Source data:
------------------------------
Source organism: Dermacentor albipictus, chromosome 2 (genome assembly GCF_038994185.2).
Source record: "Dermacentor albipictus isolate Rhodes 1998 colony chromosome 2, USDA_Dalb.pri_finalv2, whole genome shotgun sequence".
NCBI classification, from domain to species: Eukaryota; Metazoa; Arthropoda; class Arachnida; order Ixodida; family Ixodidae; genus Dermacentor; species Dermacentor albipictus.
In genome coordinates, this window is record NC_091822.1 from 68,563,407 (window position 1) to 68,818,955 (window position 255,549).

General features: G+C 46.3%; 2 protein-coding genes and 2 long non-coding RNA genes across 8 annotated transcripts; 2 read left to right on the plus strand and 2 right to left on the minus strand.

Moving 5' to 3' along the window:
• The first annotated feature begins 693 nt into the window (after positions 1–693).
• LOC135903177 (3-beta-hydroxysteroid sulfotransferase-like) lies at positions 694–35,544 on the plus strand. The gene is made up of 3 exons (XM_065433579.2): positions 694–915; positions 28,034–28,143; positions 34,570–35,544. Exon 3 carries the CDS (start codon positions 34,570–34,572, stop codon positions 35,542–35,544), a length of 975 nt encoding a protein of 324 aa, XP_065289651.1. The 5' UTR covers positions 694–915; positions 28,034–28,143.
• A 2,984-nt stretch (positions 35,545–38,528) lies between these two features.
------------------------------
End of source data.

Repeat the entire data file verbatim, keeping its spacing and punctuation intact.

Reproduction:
Source organism: Dermacentor albipictus, chromosome 2 (genome assembly GCF_038994185.2).
Source record: "Dermacentor albipictus isolate Rhodes 1998 colony chromosome 2, USDA_Dalb.pri_finalv2, whole genome shotgun sequence".
NCBI classification, from domain to species: Eukaryota; Metazoa; Arthropoda; class Arachnida; order Ixodida; family Ixodidae; genus Dermacentor; species Dermacentor albipictus.
In genome coordinates, this window is record NC_091822.1 from 68,563,407 (window position 1) to 68,818,955 (window position 255,549).

General features: G+C 46.3%; 2 protein-coding genes and 2 long non-coding RNA genes across 8 annotated transcripts; 2 read left to right on the plus strand and 2 right to left on the minus strand.

Moving 5' to 3' along the window:
• The first annotated feature begins 693 nt into the window (after positions 1–693).
• LOC135903177 (3-beta-hydroxysteroid sulfotransferase-like) lies at positions 694–35,544 on the plus strand. The gene is made up of 3 exons (XM_065433579.2): positions 694–915; positions 28,034–28,143; positions 34,570–35,544. Exon 3 carries the CDS (start codon positions 34,570–34,572, stop codon positions 35,542–35,544), a length of 975 nt encoding a protein of 324 aa, XP_065289651.1. The 5' UTR covers positions 694–915; positions 28,034–28,143.
• A 2,984-nt stretch (positions 35,545–38,528) lies between these two features.